Pop-Culture | Posted by Kinder L on 03/21/2016
Bust Ghosts, Not Women: Sexist Responses To The ‘Ghostbusters’ Trailer Have Got To Go
The new Ghostbusters cast.
From Fantastic Four, to Zoolander 2, to Disney’s live-action remake of The Jungle Book, it seems that 2016 might be the year of cinematic reboots, remakes and sequels. Perhaps one of the most anticipated reboots of the year, however, is the all-female Ghostbusters. Yet the response to the recently released trailer was more critical than were previous, celebratory headlines about the film — for reasons both valid and upsetting.
Plenty of people feel a unique sort of discomfort about sequels or reboots of beloved movies. It’s easy to feel unsure how the new film will be unique without losing the essence of the original on which it’s based. Nobody wants a new addition to ruin or taint their memory of the original.
Pop-Culture | Posted by Roberta Nin Feliz on 03/14/2016
Why ‘Formation’ Is The Most Important Cultural Event of 2016
As one of the most beloved performers in the world, the release of any new Beyoncé song would have been cause for widespread celebration. But the recent release of “Formation” was something else entirely. The song highlights critical issues facing the black community, like police brutality, the government’s response to Hurricane Katrina and even the natural hair movement. Beyoncé’s choice to pair the video release with a subsequent Super Bowl performance, which featured dancers in outfits paying homage to the Black Panther party, made the experience one of the most timeless and significant cultural moments of our generation.
“Formation” is, overall, a clever exploration of black culture that not only acknowledges but champions the beauty and diversity of black experiences. One of my favorite lyrics, for example, is Beyoncé’s …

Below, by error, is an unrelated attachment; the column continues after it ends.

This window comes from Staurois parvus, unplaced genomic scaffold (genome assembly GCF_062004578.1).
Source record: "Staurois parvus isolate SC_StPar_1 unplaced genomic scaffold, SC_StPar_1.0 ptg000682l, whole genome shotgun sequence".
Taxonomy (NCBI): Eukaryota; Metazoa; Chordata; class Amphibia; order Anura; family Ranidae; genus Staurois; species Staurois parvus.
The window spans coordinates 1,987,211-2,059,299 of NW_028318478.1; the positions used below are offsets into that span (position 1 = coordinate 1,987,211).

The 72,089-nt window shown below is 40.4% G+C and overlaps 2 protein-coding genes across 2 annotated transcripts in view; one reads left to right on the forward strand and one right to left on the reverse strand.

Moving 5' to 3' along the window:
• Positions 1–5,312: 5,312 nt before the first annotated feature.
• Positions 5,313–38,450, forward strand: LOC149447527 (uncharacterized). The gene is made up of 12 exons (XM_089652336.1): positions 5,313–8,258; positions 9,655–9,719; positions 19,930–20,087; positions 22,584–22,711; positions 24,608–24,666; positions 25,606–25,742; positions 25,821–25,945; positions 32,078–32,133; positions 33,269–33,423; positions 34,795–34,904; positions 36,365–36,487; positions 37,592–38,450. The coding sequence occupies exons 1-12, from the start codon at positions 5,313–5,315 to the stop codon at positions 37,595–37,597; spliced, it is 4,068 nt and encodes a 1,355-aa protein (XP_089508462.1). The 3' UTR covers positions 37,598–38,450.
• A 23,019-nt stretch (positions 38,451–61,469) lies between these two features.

Pop-Culture | Posted by Saskia G on 02/15/2016
Are Diverse Barbies Really Progress?
I played with Barbies a lot as a little girl. I remember looking at the nude body of one plastic, blonde doll and marveling at her wrinkle-free knees, being baffled by her hard breasts, and wishing my waist could be as narrow as hers. I was only seven years old.
In late January, Mattel released a line of new, diverse Barbie dolls. These dolls now come in three body-types — “curvy,” “tall,” and “petite,” although the original model, complete with large bust and tiny waist, is still available — seven skin tones, twenty-two eye colors, and fourteen “face-sculpts.” Altogether, there are now thirty-three versions of Barbie.
It didn’t take long for the media to react to and pose explanations for this significant change. Writer Megan Garber, for instance, …
Pop-Culture | Posted by Kinder L on 02/12/2016
What Kesha’s Legal Win Means for Survivors of Sexual Assault
We undeniably still live in a twisted, victim blaming rape culture. Women are shamed and doubted when they seek justice for their assaults and taught they must prevent their assault in the first place. Despite the many efforts of activists and allies to prove why this mentality is wrong, it persists — a reality singer-songwriter Kesha recently, publicly found firsthand.
In 2014, Kesha sued her producer, Dr. Luke, based on the claim that he repeatedly sexually assaulted her throughout their professional relationship. Dr. Luke sued the pop star back based on the claim that the singer tried to “extort him into voiding their contract.” Since then, Kesha’s career had been brought to a standstill. Her contract specifies that she is not to collaborate with anyone besides her producer …